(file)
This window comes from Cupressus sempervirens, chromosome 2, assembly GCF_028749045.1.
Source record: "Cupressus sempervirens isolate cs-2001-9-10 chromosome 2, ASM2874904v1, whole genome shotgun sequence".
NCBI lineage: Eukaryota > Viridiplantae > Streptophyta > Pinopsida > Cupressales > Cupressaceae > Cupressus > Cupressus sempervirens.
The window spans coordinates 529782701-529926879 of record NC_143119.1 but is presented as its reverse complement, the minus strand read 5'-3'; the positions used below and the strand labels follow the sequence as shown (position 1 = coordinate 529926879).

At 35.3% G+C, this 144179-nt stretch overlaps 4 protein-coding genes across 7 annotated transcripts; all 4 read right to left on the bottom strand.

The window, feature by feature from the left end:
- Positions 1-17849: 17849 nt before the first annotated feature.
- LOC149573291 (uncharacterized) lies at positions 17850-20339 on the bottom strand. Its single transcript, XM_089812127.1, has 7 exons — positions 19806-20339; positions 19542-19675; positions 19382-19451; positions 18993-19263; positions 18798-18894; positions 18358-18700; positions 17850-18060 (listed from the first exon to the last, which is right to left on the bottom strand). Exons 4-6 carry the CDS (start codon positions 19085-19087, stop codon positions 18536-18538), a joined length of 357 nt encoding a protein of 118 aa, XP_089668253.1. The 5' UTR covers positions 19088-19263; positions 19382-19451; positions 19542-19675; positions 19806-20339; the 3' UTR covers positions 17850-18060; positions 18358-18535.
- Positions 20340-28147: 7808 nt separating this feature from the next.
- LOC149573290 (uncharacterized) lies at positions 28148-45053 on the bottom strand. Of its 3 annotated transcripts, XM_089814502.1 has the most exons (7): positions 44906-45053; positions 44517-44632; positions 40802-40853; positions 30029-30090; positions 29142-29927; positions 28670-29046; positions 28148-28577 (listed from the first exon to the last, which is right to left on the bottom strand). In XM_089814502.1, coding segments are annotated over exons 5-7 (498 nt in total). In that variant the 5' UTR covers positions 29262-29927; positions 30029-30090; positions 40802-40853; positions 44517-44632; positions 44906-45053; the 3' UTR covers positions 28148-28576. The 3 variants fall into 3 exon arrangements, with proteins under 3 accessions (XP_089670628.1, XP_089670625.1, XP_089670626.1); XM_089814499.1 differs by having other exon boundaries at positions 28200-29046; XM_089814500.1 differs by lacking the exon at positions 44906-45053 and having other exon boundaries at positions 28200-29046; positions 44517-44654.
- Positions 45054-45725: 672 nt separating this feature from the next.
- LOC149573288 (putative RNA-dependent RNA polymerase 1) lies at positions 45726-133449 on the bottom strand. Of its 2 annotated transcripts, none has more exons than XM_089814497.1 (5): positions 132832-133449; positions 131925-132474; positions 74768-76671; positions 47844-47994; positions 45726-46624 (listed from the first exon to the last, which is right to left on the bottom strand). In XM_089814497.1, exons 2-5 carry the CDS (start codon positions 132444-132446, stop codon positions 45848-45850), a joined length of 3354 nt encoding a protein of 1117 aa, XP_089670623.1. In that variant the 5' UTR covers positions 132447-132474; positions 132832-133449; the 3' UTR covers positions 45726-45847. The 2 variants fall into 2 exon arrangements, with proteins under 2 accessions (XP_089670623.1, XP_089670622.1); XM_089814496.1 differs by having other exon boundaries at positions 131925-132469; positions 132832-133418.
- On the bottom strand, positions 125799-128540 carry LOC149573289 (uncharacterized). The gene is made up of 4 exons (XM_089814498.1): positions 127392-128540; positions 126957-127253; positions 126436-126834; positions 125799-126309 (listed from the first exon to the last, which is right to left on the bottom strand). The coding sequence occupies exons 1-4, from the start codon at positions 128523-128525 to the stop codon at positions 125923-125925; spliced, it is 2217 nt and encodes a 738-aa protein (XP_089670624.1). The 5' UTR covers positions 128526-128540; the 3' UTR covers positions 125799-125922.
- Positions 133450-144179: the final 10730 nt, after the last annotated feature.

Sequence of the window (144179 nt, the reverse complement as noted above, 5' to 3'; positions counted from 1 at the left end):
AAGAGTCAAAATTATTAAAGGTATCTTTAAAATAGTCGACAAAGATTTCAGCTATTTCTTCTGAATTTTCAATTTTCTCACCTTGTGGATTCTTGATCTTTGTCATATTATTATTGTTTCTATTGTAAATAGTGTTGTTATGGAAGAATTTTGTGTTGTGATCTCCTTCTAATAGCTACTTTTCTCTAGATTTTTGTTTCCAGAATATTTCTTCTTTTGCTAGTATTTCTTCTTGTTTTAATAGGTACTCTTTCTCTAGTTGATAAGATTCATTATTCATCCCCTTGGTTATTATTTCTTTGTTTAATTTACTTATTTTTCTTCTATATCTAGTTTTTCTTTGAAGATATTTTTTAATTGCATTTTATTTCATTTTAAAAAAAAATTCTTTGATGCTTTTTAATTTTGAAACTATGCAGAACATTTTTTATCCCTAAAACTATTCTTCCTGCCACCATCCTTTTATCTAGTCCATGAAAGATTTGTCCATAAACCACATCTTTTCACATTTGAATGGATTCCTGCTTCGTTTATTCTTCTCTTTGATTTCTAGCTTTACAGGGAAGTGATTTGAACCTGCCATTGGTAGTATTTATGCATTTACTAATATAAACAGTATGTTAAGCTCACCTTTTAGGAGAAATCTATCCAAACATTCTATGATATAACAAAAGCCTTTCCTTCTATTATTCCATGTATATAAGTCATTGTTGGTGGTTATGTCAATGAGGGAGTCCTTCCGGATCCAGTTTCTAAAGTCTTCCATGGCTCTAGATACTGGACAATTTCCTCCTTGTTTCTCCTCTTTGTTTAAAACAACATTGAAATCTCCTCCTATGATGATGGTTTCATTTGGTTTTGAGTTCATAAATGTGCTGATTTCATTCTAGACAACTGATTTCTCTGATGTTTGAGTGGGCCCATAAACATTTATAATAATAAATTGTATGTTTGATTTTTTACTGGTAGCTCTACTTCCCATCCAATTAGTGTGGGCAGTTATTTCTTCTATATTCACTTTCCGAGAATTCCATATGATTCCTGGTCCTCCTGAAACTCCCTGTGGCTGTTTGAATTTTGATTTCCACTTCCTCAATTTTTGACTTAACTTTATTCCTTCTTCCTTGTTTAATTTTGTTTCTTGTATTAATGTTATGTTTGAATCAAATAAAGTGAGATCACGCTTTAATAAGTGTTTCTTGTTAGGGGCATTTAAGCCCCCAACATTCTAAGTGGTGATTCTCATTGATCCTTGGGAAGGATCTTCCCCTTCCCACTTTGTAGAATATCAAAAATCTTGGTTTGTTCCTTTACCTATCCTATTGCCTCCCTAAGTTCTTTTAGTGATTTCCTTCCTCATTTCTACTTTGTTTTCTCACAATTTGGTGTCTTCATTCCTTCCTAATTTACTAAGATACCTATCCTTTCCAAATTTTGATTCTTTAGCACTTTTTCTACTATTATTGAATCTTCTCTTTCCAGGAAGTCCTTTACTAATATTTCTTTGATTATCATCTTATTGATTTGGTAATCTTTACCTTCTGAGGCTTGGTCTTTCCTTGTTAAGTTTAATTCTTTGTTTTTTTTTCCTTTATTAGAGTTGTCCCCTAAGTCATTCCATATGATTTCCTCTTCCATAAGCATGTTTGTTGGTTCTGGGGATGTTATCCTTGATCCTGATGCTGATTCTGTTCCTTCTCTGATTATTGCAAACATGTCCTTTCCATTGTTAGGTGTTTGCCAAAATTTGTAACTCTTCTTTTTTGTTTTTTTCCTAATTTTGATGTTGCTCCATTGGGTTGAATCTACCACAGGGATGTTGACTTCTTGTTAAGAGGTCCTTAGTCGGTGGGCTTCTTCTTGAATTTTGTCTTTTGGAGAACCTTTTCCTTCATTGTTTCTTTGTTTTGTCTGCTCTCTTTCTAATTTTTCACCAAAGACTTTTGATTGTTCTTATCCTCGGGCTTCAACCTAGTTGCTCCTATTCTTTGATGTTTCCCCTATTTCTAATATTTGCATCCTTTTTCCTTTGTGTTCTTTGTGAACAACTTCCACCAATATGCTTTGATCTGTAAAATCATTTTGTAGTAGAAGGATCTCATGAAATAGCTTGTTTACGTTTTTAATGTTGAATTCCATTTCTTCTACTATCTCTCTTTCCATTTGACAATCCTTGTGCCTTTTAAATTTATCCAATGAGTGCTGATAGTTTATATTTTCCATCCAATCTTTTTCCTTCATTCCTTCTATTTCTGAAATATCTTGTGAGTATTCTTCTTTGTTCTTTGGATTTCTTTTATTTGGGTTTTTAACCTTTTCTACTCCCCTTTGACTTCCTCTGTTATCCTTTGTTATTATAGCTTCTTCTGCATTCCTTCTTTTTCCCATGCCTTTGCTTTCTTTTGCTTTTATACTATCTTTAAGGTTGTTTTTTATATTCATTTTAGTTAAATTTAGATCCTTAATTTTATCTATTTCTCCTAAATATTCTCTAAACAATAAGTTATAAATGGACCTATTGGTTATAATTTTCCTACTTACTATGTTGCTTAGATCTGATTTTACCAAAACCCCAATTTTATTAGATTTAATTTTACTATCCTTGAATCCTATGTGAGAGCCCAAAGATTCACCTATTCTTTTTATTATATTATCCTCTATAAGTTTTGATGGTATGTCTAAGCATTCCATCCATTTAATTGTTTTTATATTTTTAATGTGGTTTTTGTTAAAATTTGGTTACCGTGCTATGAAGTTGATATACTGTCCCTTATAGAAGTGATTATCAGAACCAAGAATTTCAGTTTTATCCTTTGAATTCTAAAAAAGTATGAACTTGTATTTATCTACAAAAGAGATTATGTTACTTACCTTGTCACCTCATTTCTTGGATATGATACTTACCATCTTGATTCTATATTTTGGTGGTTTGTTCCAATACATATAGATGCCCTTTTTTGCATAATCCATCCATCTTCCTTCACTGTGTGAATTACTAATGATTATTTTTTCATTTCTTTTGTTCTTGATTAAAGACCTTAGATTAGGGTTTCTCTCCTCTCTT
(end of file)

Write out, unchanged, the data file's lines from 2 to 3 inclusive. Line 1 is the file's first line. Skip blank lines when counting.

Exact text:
Source record: "Cupressus sempervirens isolate cs-2001-9-10 chromosome 2, ASM2874904v1, whole genome shotgun sequence".
NCBI lineage: Eukaryota > Viridiplantae > Streptophyta > Pinopsida > Cupressales > Cupressaceae > Cupressus > Cupressus sempervirens.